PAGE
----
Gotta love it. The 2014 consensus forecast for accelerating growth lasted nine whole days. Crashing with it: any immediate rise in mortgage rates.
Oh, hopes for faster GDP growth will be back, maybe quickly. But given a black sense of humor, nothing beats the post-surprise scurrying for cover by experts and televised “Er … um … ahem. …”
Wizards of market economics had talked themselves into a December employment report due today jumping to 250,000 new jobs. Ah … no. The number out today was 74,000, and 55,000 of those were shaky retail. Wages grew by 2 cents in the month, less than 1 percent annualized and half the 2013 average.
Eggy faces include Fed Chair Ben Bernanke’s, whose farewell speech included belief that the declining unemployment rate really does reflect job growth, and not just a contraction in the workforce.
In this December report the basic unemployment rate stone-dropped from 7 percent to 6.7 percent — but only because another 347,000 people left the workforce, participation at a 35-year low. The 347,000 one-month shrinkage is overstated, but the Bureau of Labor Statistics’ U-6 gauge including “involuntary part time” is still over 13 percent.
Before expanding the sarcasm, it is fair to say that this is only one month’s report. November numbers were revised up from a gain of 203,000 to 241,000. The December report will be revised, and may be an anomaly.
Excuses worthy of ridicule: The weather did it. It’s December, happens every year. Seasonal adjustments distorted the data. See “December.” Every year.
The most sensible response to the report: Look to other data for confirmation, and continue to assume that this recovery will look like no other since World War II.
Every month the companions to the jobs data are the twin Institute for Supply Management reports from the immediately prior month. The manufacturing ISM slid insignificantly from a strong 57.3 to 57, and historically would indicate a much better job report than this one. The service sector ISM has been slipping for real, in December to 53 from 53.9, contrary to forecasts for higher. Based on the ISMs it’s a fair bet that this payroll report exaggerated weakness.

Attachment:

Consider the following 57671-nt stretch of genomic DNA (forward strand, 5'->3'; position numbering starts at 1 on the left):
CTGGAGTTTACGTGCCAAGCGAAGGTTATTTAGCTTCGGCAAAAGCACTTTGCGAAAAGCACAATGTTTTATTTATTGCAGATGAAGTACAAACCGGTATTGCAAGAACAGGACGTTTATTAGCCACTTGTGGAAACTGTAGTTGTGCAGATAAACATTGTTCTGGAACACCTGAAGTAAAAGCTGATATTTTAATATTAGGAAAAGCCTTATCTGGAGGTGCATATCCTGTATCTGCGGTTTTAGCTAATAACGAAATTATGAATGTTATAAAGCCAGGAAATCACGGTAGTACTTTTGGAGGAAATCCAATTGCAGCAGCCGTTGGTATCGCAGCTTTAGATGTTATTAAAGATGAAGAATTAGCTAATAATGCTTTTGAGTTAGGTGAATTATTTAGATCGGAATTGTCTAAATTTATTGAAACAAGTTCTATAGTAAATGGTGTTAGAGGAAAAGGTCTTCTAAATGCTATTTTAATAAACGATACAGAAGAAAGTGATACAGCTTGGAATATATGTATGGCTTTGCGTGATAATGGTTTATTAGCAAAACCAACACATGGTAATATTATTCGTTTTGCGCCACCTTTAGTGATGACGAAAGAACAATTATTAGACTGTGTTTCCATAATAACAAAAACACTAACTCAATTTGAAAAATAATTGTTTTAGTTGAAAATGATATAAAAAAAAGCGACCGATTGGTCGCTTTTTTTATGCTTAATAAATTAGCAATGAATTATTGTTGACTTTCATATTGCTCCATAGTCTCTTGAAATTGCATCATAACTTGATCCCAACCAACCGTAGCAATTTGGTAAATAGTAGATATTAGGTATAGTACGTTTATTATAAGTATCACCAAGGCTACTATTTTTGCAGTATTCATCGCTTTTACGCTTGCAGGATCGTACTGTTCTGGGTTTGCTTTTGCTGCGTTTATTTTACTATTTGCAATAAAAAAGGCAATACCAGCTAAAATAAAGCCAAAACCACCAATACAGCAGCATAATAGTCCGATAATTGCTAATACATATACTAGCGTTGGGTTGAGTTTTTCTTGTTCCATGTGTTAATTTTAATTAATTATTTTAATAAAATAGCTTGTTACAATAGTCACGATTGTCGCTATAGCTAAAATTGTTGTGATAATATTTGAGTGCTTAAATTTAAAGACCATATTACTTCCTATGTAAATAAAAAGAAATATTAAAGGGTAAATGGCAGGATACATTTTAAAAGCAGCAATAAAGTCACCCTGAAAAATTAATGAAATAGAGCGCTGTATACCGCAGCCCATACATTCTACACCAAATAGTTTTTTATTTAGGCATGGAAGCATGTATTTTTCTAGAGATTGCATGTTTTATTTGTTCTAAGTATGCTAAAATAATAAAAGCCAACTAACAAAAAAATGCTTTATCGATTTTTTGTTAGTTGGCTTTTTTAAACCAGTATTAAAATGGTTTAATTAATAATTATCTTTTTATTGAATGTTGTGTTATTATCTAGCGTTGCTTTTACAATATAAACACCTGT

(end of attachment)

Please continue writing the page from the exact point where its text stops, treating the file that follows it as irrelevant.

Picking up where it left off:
But the wages figure in this report is not subject to the possible distortions above. The greatest U.S. economic weakness going back to 1990 has been no growth in real household incomes followed by roughly 8 percent shrinkage in the Great Recession. December wages grew at half the inflation rate.
Lefties argue that the 1 percent have run off with all the loot and keep it in Scrooge McDuck vaults, neither spending nor investing. Disney does Karl Marx.
Righties offer the usual baseless goop involving too much government. Among the embarrassed this morning, the entire inflation boogeyman crew. Sustained inflation is a mathematic impossibility without rising incomes.
Today’s news, even if payrolls are revised up or revive in coming months, is entirely consistent with the theory that U.S. wages are suppressed by global competition on an unprecedented scale.
That competition has been enhanced by the IT revolution facilitating trade of all kinds, including electronic delivery of production. As trade and competition have flourished, those nations running predatory schemes have skinned us.
We got new trade data this week. The U.S. petroleum trade deficit is shrinking very fast, even though domestic producers are not supposed to export. The net cut in imports over exports is entirely due to substituting U.S. supply for imports. The November net petroleum deficit was barely $15 billion; at the worst of 2008, $40 billion in a single month.
Our overall November trade deficit, including petroleum: $34.3 billion. Our deficit with China alone: $26.9 billion.
NOT China-bashing, here. China is a trade funnel. Fancy ideas export from the U.S.; sophisticated components export from Japan, Taiwan, South Korea; and join low-tech components from Vietnam and Malaysia in China for assembly and reshipment to the U.S. and elsewhere. However, along the way wages and unemployment in those places are exported back here, too.
Answers are not easy, but all begin with helping our people to compete.